Can’t imagine eating one more boring turkey sandwich? Extra roast turkey and the leftover side dishes make quick and thrifty dinners

It’s important to remember that any food that you don’t intend to eat within a few days after Thanksgiving should be frozen. Food-borne illnesses don’t take a vacation over the holidays and food safety is just as important now as it is during any other time of the year. Take your time around the dinner table, but start packing up and refrigerating the leftovers within 2 hours of dinner. It may be tempting to keep any leftover sweet potatoes or green beans in the half-empty serving dish and just cover it with plastic wrap, but it’s best to put everything in a clean, smaller container. It will also save space in the refrigerator.

Storing tips:

  • Refrigerate leftover Thanksgiving turkey, stuffing, gravy and other cooked side dishes. It’s okay to place warm food in the refrigerator.
  • Carve leftover turkey meat off the bones before refrigerating. Place the leftover turkey and stuffing in separate containers.
  • Divide leftover turkey and other cooked dishes into smaller portions and refrigerate or freeze in covered shallow containers for quicker cooling.
  • Pack side dishes like stuffing and mashed potatoes into airtight freezer containers or plastic freezer bags.
  • Slice the meat from the turkey and wrap it in freezer paper or foil, then seal in plastic freezer bags (make sure to press out all the air before sealing).
  • Liquids, like soup or gravy, will expand slightly as they freeze, so leave a little space at the top of the container. It’s fine to keep leftovers in the refrigerator for a few days before deciding to freeze them, but to preserve their freshness, the sooner they go in the freezer the better.
  • Cool in the refrigeraor for a few hours before moving it to the freezer and avoid stacking the containers until they’re frozen solid.
  • Don’t forget to label and date your leftovers. Everything will look the same once it’s wrapped.
STORAGE TIME
    Item
Pantry
Refrigerator
Freezer
Tips
•     Turkey  — whole, cooked
        3-4 days
      2-3 months
Cut whole bird into smaller pieces before refrigerating. Use carcus for soup.
•     Gravy — homemade
1-2 days
2-3 months
Bring leftover gravy to a full boil before using.
•     Cranberry sauce
10-14 days
1-2 months
Store leftovers in covered plastic or glass container.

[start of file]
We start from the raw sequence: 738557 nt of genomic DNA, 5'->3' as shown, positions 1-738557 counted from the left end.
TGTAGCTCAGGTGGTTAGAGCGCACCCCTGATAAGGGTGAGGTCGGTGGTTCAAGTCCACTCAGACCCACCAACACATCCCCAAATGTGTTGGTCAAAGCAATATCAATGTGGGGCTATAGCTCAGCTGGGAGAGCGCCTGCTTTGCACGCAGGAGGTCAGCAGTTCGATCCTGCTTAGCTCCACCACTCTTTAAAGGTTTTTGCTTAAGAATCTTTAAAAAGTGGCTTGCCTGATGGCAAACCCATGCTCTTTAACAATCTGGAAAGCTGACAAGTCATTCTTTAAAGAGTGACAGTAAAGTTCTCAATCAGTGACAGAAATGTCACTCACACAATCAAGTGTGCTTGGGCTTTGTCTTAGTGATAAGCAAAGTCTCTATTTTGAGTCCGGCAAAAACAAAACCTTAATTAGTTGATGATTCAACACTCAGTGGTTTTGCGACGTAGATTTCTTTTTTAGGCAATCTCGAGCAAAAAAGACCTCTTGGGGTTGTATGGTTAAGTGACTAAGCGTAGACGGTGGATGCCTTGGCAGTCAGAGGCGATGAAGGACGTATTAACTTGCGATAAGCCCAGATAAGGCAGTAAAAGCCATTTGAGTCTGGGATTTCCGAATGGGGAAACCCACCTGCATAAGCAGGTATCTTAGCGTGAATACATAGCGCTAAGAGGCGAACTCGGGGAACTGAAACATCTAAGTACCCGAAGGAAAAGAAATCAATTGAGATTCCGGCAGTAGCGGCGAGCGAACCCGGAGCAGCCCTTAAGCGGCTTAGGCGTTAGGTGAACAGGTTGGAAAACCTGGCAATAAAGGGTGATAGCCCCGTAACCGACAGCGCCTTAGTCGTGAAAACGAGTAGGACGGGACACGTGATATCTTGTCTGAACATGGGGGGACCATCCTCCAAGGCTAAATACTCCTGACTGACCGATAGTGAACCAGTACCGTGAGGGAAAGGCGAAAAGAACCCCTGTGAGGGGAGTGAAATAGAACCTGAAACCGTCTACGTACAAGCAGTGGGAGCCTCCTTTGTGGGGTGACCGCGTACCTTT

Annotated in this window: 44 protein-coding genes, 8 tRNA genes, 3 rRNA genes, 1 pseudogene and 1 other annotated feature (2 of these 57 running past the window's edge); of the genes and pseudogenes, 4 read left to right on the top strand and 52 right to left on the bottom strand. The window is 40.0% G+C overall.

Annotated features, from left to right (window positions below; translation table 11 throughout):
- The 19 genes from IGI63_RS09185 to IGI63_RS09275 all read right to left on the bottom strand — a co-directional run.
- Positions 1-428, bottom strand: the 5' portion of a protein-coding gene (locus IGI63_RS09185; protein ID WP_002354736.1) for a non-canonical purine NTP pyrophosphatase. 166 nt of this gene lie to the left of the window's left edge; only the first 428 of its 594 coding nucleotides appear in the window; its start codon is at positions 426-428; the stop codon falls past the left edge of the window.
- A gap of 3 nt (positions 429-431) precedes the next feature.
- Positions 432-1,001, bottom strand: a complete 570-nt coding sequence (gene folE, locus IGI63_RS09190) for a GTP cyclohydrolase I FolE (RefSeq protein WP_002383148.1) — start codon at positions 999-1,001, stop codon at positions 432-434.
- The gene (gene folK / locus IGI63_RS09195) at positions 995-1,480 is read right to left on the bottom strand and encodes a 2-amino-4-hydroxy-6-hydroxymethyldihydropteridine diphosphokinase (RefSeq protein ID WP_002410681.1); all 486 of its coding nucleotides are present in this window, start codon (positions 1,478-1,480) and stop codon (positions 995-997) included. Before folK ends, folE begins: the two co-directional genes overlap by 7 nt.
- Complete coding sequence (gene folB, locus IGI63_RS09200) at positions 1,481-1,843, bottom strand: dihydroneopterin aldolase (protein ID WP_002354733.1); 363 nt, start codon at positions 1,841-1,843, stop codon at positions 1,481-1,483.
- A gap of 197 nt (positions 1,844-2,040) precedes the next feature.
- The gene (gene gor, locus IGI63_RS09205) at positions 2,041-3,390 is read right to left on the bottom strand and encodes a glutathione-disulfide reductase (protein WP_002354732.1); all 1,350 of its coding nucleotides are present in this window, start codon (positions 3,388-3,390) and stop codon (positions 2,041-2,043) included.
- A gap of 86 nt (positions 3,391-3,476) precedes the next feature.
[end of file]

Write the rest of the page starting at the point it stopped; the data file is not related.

•     Stuffing — cooked
3-4 days
1 month
Remove stuffing from turkey before refrigerating.
•     Mashed potatoes or sweet potatoes; green bean casserole
3-5 days
10-12 months
Mashed potatoes freeze well; whole baked potatoes don’t.
•     Pumpkin pie — baked
3-4 days
1-2 months
Keep refrigerated. Texture may change after freezing, but taste shouldn’t be affected.
•     Apple pie — baked
2 days
2-3 days after pantry storage
1-2 months
To freeze, wrap pie tightly with aluminum foil or plastic freezer wrap, or place in heavy-duty freezer bag.
•     Wine, red or white — opened bottle
3-5 days
1-2 months
Freeze leftover wine for use in cooked dishes such as sauces and stews.
•     Bread
4 -5 days
2-3 months
Refrigerator storage is not recommended, as bread will quickly dry out and become stale — for longer-term storage, freeze bread instead.

Try these easy ideas to turn your leftovers into tasty new meals.

Turkey Tortellini Soup

6 servings

Ingredients

  • 4 cups reduced-sodium chicken broth
  • 4 cups water
  • 4 cups coarsely chopped roasted turkey
  • 1 – 14 1/2 ounce can no-salt-added diced tomatoes, undrained
  • 1 tablespoon dried Italian seasoning, crushed
  • One 9-ounce package refrigerated cheese tortellini
  • 2 cups fresh baby spinach
  • 6 tablespoons shredded Parmesan cheese 

Directions

With A Slow Cooker

In a 5- to 6-quart slow cooker combine broth, the water, chopped turkey, tomatoes and Italian seasoning. Cover and cook on low-heat setting for 6 to 8 hours or on high-heat setting for 3 to 4 hours. If using low-heat setting, turn to high-heat setting. Stir in tortellini. Cover and cook for 30 minutes more or until tortellini is tender. Stir in spinach. If desired, sprinkle each serving with 1 tablespoon cheese.

Without A Slow Cooker

Combine broth and water in a soup pot and bring to a boil. Add tortellini and return to a boil. Cook about 5 minutes. Lower heat and stir in turkey, tomatoes, seasoning and spinach. Simmer about 10 minutes. Garnish each serving with cheese.

Leftover Stuffing Cakes

Mix in leftover mashed potatoes or sweet potatoes if you like, using 1 egg for every 2 cups leftovers.

Ingredients:

  • 2 cups leftover Thanksgiving stuffing
  • 1 large egg, beaten
  • 1 tablespoon butter

Directions